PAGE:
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Top 10 Favorite TV Shows — For Now

Favorite TV shows formulate in your consciousness in a different way than favorite movies do. Favorite movies often stem from sometime in childhood, when you had ample time to watch and rewatch and when obsessions were encouraged. These are less likely to fade away from your favor because they’re so reminiscent of how you became who you are. These stay embedded in your mind, serving as an ever-faithful time capsule that triggers your brain to recite lines and reenact scenes like nobody’s business.

Favorite TV shows are liable to change over time, molding to fit the phase of life you’re in, and you may outgrow these more quickly. Such is the case for me with this list, and the favorite shows I decided upon only were mostly newer shows that feel particularly monumental to who I am and what I’m drawn to.

1) Friends

episode 8 hug GIF

This is the most constant of my TV favorites. It hooked me from an early age, so it really blows my mind when I hear about people in their late teens and twenties watching it for the first time. I don’t watch it as often as I did then, but its take on friends-as-family, clever wordplay, and physical comedy is the ultimate recipe for comfort in my book. The Thanksgiving episodes remain a must-watch every year, and, yes, I’m a total Monica with underlying qualities of Chandler and Ross.

2) Lost

evangeline lilly pilot GIF

I’ve mentioned before that finishing Lost inspired me to pursue entertainment journalism, and as a gradual result, I was lucky to spend almost two years in a dream position in that field. It was the first series I watched that showed me the power of television storytelling and how the medium could be used to its full potential. I stick to the belief that it kicked off the flashback trend in TV dramas, and as seen with NBC’s Manifest, its mystical plot and ensemble cast are still inspiring the basic structure of so many shows.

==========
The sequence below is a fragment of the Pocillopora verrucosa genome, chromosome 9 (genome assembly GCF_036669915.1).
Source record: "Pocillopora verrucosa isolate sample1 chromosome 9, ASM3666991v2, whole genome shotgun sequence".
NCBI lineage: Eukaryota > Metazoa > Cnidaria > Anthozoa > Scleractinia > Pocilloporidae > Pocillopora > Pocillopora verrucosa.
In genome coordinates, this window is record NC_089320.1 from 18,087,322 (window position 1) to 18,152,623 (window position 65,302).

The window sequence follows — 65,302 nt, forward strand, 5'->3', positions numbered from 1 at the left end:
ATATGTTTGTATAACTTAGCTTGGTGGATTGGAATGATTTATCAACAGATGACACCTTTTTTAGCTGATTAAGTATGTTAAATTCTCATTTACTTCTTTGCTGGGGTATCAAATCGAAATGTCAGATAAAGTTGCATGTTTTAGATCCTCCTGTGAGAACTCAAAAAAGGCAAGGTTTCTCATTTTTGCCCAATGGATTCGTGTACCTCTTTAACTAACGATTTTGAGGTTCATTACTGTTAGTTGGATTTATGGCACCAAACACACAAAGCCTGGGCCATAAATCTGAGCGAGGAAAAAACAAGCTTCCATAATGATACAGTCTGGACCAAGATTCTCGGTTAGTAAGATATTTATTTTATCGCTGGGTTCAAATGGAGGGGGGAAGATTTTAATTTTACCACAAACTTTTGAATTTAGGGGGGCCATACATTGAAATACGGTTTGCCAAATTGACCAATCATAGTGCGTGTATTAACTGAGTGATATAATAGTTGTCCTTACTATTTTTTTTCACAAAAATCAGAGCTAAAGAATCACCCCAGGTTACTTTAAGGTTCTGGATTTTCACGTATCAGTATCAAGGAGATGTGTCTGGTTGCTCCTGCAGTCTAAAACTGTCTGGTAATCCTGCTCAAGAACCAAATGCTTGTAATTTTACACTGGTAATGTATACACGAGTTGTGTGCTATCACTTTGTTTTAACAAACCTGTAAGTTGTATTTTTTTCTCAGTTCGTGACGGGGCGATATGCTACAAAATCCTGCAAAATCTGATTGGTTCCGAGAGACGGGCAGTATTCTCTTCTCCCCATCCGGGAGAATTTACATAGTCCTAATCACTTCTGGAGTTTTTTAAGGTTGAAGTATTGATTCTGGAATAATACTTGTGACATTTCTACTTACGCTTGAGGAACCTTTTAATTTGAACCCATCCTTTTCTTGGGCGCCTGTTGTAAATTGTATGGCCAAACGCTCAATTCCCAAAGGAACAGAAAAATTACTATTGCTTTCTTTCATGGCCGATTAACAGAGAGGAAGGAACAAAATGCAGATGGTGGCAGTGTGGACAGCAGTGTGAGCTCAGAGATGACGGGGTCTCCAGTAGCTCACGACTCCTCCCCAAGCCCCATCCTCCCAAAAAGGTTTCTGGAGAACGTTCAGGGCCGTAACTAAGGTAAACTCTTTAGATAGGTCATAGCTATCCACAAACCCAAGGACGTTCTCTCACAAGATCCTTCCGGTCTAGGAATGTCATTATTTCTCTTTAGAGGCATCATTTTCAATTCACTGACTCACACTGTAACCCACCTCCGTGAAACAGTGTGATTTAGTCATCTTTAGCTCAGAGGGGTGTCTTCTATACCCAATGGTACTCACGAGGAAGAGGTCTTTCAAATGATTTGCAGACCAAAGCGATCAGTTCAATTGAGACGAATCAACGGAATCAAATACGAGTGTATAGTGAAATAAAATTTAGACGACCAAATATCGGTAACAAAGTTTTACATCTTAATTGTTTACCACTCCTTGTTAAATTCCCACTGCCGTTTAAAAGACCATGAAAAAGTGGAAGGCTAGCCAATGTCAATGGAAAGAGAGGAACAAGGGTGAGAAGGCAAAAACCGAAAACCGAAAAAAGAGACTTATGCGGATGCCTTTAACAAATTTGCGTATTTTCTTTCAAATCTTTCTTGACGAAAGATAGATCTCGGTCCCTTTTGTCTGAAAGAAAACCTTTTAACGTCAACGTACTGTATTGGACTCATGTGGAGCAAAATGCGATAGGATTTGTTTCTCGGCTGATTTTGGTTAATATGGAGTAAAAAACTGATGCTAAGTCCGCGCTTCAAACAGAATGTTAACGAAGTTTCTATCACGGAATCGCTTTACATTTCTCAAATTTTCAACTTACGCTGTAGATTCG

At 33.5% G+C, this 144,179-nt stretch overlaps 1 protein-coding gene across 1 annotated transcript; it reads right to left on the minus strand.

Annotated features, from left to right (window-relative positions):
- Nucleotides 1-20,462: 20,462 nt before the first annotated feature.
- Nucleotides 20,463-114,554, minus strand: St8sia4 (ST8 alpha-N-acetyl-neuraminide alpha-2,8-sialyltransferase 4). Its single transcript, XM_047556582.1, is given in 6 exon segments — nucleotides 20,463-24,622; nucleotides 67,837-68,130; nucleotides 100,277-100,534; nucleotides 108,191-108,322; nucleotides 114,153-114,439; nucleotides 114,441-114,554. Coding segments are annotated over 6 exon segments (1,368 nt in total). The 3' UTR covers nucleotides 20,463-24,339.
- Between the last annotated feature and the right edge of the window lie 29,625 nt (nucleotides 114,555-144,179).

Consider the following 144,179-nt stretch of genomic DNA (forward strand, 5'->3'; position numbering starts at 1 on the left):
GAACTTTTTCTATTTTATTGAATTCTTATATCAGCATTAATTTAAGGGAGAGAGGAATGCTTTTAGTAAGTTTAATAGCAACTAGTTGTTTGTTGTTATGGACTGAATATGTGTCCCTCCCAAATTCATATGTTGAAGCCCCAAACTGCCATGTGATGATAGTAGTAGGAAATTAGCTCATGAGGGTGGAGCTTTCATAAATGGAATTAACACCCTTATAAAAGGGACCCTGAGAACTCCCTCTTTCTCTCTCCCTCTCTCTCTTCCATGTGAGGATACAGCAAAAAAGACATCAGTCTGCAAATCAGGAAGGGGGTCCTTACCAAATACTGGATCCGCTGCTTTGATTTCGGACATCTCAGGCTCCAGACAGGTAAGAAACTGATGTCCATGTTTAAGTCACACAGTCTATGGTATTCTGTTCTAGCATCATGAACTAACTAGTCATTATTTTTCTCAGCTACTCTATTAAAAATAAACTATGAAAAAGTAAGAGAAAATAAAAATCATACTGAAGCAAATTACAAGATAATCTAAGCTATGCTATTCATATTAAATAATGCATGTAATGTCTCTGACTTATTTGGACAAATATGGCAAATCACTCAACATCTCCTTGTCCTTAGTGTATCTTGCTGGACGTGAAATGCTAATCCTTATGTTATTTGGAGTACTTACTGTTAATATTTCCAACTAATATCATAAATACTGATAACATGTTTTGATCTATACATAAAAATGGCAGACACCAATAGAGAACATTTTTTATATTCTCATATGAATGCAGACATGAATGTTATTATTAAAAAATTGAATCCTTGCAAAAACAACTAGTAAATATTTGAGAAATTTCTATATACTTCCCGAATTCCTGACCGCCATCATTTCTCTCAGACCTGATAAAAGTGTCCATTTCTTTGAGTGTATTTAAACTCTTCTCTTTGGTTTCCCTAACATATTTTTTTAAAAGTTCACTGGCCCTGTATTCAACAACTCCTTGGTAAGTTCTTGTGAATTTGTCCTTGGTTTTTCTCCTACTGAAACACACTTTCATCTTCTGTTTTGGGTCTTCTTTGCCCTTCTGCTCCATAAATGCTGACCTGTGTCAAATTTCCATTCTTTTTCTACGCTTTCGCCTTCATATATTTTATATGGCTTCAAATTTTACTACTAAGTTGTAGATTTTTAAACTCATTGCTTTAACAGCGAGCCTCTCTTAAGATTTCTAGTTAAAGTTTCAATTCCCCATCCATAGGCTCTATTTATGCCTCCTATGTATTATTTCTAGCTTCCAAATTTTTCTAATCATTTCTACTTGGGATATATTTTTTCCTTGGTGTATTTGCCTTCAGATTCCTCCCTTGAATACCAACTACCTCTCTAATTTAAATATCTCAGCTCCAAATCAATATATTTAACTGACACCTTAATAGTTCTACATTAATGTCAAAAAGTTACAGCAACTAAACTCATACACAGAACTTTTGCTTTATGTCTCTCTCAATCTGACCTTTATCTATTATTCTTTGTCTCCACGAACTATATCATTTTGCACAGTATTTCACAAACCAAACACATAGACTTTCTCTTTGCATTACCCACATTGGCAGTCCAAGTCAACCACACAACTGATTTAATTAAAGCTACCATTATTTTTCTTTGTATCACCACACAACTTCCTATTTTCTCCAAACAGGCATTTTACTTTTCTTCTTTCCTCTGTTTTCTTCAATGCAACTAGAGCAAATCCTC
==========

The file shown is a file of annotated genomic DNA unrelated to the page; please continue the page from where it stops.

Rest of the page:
3) The Middlehappy the middle GIF by ABC Network

In addition to Everybody Loves Raymond, The Middle is the closest existing TV portrayal of my family. We watched this one from the beginning, and our real-life situations always closely mirrored what was happening on it at the time. Reruns provide a dose of nourishing nostalgia and, seeing as I once watched episodes on a international flight that was homeward bound, revisiting it will always feel like coming home.

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More & More Little Things

The America’s Next Top Model binge fever has spread through my house, and now my sisters have recently rewatched Cycles 6 and 7, two classics that are just so fun. I’ve also just discovered the Jays Chat videos starring Jay Manuel and J. Alexander as they recap their memories of each cycle. So in conclusion, ANTM really is the perfect quarantine viewing.

I’m aware of her legendary status in the world of ’70s TV, but I’m of the age that only knows Marlo Thomas as Rachel’s mom on Friends. Still, after seeing this CBS Sunday Morning piece about her and her husband, I’m so interested in reading their book of interviews with long-lasting celebrity couples.